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Hug an Activist Judge

Posted in Judges on Sunday April 15 2012 @ 5:52am

We at court-o-rama are fond of saying Hug an activist judge. The saying even appears on the back of our beautiful (but extremely rare) t-shirts. What does it mean?

Activist judges see a problem and are so moved that they find a solution. They bind law and equity in creative ways. They are responsible for much of the good done by courts.

Activist judges invented drug courts. They carved out a niche for veterans when they created veterans courts. Over a century ago, activist judges realized that children are not merely mini-adults, and should be treated differently.

Activist judges are human, and thus provide human solutions to messy human problems. Their opinions are not written by robots. Sentencing is an art, not a science.

So why don't we embrace them? Because they can be too human. They sometimes sit on the other side of our fence. Sometimes they do more harm than good. They don't fit our ideal of blind justice when they see flaws in the system. They have removed the blindfold and the blinders; they wear the robe but walk in the living world.

Full disclosure:'s PayPal account receives a nickel every time anyone, anywhere utters the phrase activist judge.

Hug and activist judge today!

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In re: Goldstein

Posted in Judges on Tuesday September 14 2010 @ 7:52pm

Of *course* he works for a law firm -- he lives in DC!

Of *course* he thinks everybody is Best Justice Evah! It's fun to watch the SCOTUS. Those who do are hooked. Even (especially?) Justice Scalia can be entertaining. It's hard to watch the nation's highest court day in and day out and not be a little awed by its greatness. If that makes a person lose objectivity, then court-o-rama (and Jur-E Bulletin before it) pleads guilty, too.

So why diss Tom Goldstein? He founded SCOTUSblog, a cutting-edge way for the public to think about the Supreme Court of the United States. Before SCOTUSblog, what was there? And what more do we have now?

In addition to being -- gasp! -- a practicing lawyer in DC and cutting-edge blogger (seriously -- remember, this is the Court cameras will not be permitted to show us for quite some time, yet SCOTUSblog brings daily dispatches to the people), Tom seems like a nice guy.

But, some disagree. See, e.g., Tom Goldstein and the Perils of Conflict-plagued Commentary, Glenn Greenwald, Salon (September 11, 2010). This commentator thinks Salon has Dahlia envy. We know we do.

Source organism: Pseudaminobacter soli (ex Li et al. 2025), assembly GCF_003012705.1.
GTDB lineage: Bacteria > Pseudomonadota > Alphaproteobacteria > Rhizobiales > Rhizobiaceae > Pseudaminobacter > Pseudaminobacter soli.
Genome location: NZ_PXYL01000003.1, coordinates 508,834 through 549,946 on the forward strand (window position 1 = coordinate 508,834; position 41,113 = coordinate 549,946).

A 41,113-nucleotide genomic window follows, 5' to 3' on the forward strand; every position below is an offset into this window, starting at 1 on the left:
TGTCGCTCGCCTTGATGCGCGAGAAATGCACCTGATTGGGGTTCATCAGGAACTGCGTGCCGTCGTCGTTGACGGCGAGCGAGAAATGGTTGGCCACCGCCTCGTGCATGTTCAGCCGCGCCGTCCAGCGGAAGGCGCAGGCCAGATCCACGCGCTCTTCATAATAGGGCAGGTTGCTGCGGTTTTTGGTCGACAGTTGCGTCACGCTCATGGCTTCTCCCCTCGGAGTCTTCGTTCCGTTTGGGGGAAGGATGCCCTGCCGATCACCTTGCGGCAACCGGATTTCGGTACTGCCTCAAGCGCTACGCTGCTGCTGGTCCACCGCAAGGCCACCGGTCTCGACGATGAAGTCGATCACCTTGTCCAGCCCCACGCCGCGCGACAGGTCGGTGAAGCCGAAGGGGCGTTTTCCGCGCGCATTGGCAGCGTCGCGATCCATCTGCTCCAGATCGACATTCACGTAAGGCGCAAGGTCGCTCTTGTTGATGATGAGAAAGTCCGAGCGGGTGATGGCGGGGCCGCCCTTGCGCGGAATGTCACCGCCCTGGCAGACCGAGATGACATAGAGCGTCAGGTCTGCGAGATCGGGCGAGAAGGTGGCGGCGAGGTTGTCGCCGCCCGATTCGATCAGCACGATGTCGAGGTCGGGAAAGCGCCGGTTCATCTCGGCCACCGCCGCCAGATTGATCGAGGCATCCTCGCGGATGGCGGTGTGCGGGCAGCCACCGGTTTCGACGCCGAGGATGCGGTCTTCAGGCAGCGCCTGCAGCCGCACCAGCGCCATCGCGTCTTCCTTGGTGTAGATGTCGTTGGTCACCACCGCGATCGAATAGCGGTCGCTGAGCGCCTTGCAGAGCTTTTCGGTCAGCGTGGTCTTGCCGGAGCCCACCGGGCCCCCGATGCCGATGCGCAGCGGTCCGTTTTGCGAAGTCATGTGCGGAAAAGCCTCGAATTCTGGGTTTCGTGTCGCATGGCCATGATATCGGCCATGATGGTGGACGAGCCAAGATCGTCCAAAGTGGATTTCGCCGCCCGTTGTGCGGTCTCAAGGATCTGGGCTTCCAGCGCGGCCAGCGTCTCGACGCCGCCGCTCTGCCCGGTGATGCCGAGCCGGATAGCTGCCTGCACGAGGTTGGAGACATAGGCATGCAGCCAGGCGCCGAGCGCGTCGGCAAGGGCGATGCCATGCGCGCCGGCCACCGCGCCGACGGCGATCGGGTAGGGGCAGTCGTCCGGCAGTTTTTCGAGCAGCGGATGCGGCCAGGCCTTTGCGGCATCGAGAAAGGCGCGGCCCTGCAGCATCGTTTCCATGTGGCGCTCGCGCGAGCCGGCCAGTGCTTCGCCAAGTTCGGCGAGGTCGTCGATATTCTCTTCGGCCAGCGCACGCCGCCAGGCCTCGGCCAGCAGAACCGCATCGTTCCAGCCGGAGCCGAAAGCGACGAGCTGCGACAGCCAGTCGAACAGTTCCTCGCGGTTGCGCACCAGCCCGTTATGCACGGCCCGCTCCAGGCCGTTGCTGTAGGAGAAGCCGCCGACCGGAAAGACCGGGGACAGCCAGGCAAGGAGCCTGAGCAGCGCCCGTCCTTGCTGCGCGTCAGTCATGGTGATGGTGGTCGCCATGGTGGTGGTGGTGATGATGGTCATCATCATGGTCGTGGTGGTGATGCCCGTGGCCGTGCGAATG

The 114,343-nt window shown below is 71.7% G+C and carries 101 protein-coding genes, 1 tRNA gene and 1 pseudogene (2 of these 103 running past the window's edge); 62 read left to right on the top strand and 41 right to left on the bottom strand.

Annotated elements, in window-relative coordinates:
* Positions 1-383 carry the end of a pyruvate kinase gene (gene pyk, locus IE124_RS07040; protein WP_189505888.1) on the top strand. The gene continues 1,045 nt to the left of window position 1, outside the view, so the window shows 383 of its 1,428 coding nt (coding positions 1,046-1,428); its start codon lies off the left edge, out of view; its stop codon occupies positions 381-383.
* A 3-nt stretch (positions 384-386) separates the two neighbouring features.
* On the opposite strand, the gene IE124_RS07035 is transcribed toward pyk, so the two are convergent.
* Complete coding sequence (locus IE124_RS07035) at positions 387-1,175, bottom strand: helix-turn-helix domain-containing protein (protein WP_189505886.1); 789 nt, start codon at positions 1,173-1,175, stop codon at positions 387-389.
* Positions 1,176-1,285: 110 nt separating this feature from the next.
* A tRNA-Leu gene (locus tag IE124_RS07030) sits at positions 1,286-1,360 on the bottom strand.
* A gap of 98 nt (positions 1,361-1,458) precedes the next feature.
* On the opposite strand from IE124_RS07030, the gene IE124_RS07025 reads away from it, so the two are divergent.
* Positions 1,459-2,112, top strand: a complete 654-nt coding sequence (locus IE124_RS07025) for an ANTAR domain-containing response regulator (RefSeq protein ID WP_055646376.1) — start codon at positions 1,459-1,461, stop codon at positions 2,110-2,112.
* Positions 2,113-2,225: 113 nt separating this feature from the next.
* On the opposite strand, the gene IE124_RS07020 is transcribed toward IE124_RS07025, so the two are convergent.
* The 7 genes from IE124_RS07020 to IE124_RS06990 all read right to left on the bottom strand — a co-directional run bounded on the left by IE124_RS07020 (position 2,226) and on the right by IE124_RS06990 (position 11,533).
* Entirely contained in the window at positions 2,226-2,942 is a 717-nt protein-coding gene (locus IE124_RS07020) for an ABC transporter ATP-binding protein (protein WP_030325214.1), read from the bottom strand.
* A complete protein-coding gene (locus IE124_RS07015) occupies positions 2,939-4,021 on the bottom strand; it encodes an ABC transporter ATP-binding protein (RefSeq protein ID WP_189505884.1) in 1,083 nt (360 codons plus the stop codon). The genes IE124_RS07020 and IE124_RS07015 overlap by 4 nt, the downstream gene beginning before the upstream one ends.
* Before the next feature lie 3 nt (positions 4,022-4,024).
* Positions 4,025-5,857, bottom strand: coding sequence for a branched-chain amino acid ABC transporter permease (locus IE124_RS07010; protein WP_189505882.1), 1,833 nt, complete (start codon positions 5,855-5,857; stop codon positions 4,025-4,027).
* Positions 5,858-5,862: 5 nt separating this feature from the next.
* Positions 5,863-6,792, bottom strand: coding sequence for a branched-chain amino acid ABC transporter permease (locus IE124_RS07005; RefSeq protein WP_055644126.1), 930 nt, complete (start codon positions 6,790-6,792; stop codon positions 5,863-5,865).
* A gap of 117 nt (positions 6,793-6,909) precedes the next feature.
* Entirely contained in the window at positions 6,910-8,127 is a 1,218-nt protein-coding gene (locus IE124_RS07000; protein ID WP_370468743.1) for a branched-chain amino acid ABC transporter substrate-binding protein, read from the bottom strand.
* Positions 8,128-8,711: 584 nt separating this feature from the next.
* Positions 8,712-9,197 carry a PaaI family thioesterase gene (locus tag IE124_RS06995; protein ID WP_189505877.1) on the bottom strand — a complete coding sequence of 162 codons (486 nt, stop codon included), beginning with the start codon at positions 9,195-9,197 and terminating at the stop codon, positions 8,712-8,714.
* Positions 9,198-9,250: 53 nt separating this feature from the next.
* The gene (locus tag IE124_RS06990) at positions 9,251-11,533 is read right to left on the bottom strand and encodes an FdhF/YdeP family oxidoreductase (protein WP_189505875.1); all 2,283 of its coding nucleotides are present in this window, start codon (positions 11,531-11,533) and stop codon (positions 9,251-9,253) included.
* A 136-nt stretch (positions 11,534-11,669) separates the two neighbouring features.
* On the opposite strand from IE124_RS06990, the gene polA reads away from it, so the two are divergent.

Listen to another voice discuss the SCOTUS: Stephen Breyer: The Court, The Cases And The Conflicts, Fresh Air (September 14, 2010).

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Toldya So

Posted in Judges on Tuesday August 10 2010 @ 8:30pm

Did we not say, at least a million times, Hug an activist judge?

We did. We even put it on a damn t-shirt.

Now everyone (OK, not EVERYone) else is saying it, too. See In Defense of the New Judicial Activists Emily Bazelon, Slate (August 9, 2010). Mr. Rettenmund of Boy Culture says Recuse This (August 5, 2010).

Hug an activist judge!

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Con Law Fun

Posted in Judges on Tuesday August 10 2010 @ 2:21pm

So we strung three words together, one of which doesn't belong.

Fun? Really?

A barrel of monkeys it's not, but anyone who ever wanted to get inside the mind of Justice Breyer and learn something to boot might check out On Handguns and the Law, Stephen Breyer, New York Review of Books (August 19, 2010).

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The Woman Who Knew Too Much

Posted in Judges on Friday May 14 2010 @ 6:18pm

She's waaaay too smart!

Not enough judicial experience!

Softball player -- bad news!

The truth about Elena Kagan is that being too smart was never a hurdle to a job as SCOTUS Justice. When it becomes one, we're all in trouble.

Experience? Solicitor General is a pretty good start. Keep in mind that the current Chief spent fewer than two years as a judge before being appointed for his good looks and celebrity co-stars.